How industry professionals are handling the coronavirus outbreak
Superior Pool Products in Palm Desert, California, is taking a number of precautions in order to continue providing supplies to its pool pro customers, but also abide by social distancing. In addition to sanitizing all surfaces in the store regularly, a six- to 10-foot social distancing barrier is barricaded by caution tape to keep customers at a safe distance.
“We have been using a net and pole to give invoices and wear new gloves for each transaction,” says Brooke Reynolds, inside sales rep for the store. “We spray the net and pens with Lysol throughout the day. The door to the store is left open so that the customers and employees can enter and leave without having to touch the door handles, and we installed two antibacterial dispensers on walls for customers to use.”
Superior Pool Products is offering 100% paid sick leave for employees infected with COVID-19 and two-thirds pay for employees who have to stay home with their children due to school being closed. Specials and discounts are also available for customers in order to help pool pros with the cost of essential supplies.
“I’ve had a lot of customers thank us for taking this seriously and remaining open so they can continue to work as well,” Reynolds says. “Our customers are some of the hardest working people I have ever had the privilege of knowing. We are doing everything in our power to ensure the pool professionals have the supplies and equipment they need to help properly maintain the water, while observing the CDC recommended guidelines.”
Business for Cannonball Pool & Spa in southeastern North Carolina is predominantly servicing pools at vacation rentals and commercial pools. Owner Peter Gittrich says that his business will be reduced by at least 50% every month that shelter-at-home mandates continue. “The rentals are closed and the state shut down all community pools,” Gittrich says. “[My business is] stuck in winter mode for now.”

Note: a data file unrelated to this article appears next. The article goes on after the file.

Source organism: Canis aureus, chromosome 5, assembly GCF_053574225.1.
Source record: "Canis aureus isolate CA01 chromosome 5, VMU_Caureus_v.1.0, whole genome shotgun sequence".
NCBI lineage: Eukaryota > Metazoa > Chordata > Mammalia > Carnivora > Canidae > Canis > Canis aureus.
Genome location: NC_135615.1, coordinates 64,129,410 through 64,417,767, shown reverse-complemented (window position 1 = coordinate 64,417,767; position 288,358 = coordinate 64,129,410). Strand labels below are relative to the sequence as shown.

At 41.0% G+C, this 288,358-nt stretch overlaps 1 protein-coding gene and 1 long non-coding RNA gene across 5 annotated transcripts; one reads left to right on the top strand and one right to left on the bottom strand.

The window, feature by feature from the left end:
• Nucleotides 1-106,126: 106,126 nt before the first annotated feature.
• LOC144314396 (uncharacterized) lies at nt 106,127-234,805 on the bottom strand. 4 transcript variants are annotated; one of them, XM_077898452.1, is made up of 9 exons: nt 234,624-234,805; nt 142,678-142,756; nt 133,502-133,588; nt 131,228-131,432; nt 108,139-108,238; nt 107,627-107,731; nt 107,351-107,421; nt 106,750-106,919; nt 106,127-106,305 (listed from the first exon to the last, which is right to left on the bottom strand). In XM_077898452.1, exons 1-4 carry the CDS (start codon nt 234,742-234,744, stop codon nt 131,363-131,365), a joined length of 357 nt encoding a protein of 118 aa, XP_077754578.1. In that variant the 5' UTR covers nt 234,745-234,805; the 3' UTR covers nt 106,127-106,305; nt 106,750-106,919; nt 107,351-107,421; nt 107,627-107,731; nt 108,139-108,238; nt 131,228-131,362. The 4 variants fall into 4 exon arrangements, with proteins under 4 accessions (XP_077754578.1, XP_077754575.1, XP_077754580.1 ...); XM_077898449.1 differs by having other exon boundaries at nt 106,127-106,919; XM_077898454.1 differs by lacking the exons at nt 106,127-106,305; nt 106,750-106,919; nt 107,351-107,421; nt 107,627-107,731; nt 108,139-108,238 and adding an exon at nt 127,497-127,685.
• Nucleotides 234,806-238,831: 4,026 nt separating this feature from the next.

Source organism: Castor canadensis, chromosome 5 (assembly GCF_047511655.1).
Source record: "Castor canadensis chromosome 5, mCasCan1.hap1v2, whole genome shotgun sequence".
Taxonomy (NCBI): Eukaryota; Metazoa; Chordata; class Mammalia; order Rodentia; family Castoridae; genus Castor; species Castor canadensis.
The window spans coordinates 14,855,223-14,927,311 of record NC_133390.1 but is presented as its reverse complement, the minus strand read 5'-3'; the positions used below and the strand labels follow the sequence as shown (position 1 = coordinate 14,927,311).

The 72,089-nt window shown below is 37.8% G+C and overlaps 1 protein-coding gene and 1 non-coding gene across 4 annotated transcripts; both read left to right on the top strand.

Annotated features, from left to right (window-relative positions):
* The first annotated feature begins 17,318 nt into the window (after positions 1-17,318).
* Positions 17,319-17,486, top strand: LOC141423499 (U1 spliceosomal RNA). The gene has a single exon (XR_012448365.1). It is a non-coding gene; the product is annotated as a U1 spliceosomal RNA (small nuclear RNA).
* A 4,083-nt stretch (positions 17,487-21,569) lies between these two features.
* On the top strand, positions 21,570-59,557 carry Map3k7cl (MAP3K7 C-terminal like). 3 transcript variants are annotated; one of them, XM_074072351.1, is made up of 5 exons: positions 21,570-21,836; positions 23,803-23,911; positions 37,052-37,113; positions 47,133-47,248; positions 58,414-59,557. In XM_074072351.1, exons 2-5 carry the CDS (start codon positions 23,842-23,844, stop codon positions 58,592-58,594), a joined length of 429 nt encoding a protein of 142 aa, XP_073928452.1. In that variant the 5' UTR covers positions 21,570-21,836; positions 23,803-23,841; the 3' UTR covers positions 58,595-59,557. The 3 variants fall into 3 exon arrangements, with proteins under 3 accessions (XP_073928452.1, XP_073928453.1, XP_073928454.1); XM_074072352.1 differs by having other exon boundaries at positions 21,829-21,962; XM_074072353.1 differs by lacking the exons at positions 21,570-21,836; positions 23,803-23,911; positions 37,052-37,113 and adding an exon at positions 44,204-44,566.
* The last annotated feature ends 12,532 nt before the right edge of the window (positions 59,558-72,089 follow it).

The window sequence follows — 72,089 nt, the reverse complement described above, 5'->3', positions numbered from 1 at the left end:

Gittrich isn’t sure anything can be done to make up for the lost business. “With maintenance, once it’s gone, it’s gone,” he says. “We can’t repeat the month of April or May after it passes. Maybe I’ll advertise more to try to increase the amount of customers we have.”
Counting Gittrich, the company has four full time employees. Typically he adds five or six more part time employees from April to September, but he won’t be this year until community pools and vacation rentals are opened again. “I’m trying to keep my full-time employees working, but if the summer gets canceled that would be bad news,” he says.
With the expansion of the SBA 7(a) payroll loan through the government’s stimulus bill response to COVID-19’s economic impact, Gittrich says that he may consider applying in order to keep his employees on the payroll.
He also contacted his bank to inquire about a home equity loan in case he needs cash, but isn’t sure he wants to risk that option. “That would put me in a worse place next year if things don’t improve,” he says of how the economy could negatively impact the value of his home.
Cannonball Pool & Spa has expanded into home warranty repair calls, but Gittrich says they are only trickling in — nothing like consistent maintenance work. “I have cash reserves, but the longer this goes on, the worse things get,” he says.
Alliance Pool Works, Inc. serves 120 pools in the Tyler, Texas, area. Owner David Sage enacted a new protocol for his service technicians out in the field when the COVID-19 outbreak progressed in late March, which includes sanitizing hands before and after serving each customer and using sanitizer on yard gate latches.
“All it takes is for us to come behind a sick yard guy, and we’d spread it to all my customers, since we could be infected and not know it yet,” Sage says. “We’re using a damp, slightly chlorinated rag to wipe down any gate latches and controls our customers might touch [before and after use]. I don’t want them to get sick, so we’re going the extra mile.”
William Dotson, service manager for Crystaline Pool Service in Canton, Georgia, sent out a mass email to customers explaining precautions and asking them to stay in the house while he is there servicing the pool. The email read:
“Good morning. I will be continuing to service your pool so we don’t turn pools green and create more problems. Plus, it will be safe for you to swim in your pool because the coronavirus cannot survive in a chlorinated pool, per government regulation. The only thing that I ask is you please stay in your house while I’m there — as much as I love my customers and like talking to them — until we pass this nasty thing going around.”
Dotson also recommends that pool pros consider working with their customers in regard to fees during this time of financial strain so that pools can remain clean, especially if they are longtime customers.